Finally … we’ve just published a story on the state of Ukraine’s airforce —which could play a big role in the coming counter-offensive. I strongly recommend it, not least for my colleague’s description of taking a spin in a fighter jet over the Baltic Sea. I don’t deny that I’m just a bit envious of that reporting trip.

An armchair warrior’s wet dream.

Thanks for your recent messages. I’ll just highlight one, this week. Mohammed Dori, from Ontario, Canada, calls us needlessly optimistic in hoping that Ukrainian forces will be able to push back Russian ones. He suggests we are wrong to be “rooting” for a Ukrainian victory, as “that prospect is receding”. I respectfully disagree, Mohammed. We don’t believe that pushing back the Russian forces will be straightforward. Indeed a slow, long, war of attrition is, sadly, the likelier outcome. But we’ll continue to root for Ukraine to succeed, and for allies to offer more military and economic support, because that remains the right thing to do.

I disrespectfully disagree with Adam Roberts, who is well paid to write as he does. And to not think too deeply – Upton Sinclair springs to mind 4 – nor turn too many of the wrong kinds of stone. But while being well paid to put out empire propaganda may confer influence over the credulati’s most deluded section of all – those who take ‘quality’ corporate media consumption to be a surefire route to erudition – digital editors aren’t the most astute assessors of military realities. Least of all when hacking for Washington and Wall Street.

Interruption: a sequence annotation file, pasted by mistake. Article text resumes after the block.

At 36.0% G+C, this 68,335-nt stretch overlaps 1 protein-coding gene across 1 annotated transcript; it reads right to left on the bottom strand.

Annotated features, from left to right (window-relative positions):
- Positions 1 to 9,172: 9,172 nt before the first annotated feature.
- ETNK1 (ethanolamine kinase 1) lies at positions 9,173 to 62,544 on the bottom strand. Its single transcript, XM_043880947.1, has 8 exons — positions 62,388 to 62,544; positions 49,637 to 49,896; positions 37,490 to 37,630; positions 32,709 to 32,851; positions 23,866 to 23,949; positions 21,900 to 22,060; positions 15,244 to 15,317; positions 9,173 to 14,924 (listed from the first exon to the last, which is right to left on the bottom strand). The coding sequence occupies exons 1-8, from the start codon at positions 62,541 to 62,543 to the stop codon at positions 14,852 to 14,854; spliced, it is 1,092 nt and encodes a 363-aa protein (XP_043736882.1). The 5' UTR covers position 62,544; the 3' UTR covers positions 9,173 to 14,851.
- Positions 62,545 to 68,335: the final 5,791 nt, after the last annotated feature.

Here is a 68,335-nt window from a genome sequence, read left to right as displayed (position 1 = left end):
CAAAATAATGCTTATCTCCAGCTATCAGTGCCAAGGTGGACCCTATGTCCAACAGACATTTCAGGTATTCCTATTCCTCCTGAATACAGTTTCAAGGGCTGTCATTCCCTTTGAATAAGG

Alex Mercouris is no trained military analyst either. But he has two advantages with me over Mr Roberts. One, he is not in the pay of an empire of whose existence ​the latter and his kind ​are in deafeningly silent denial. Two, his daily reports on the war, seldom less than an hour, make him a vastly better informed source than all the digital editors in the world.

Though most of his theme is Bakhmut and its wider significance, don’t miss his take towards the end on ​​those Crimea remarks  by China’s man in Paris, Ambassador Lu Shaye.

Over to you Alex​ …

I just wish you’d use maps every once in a while is all …

* * *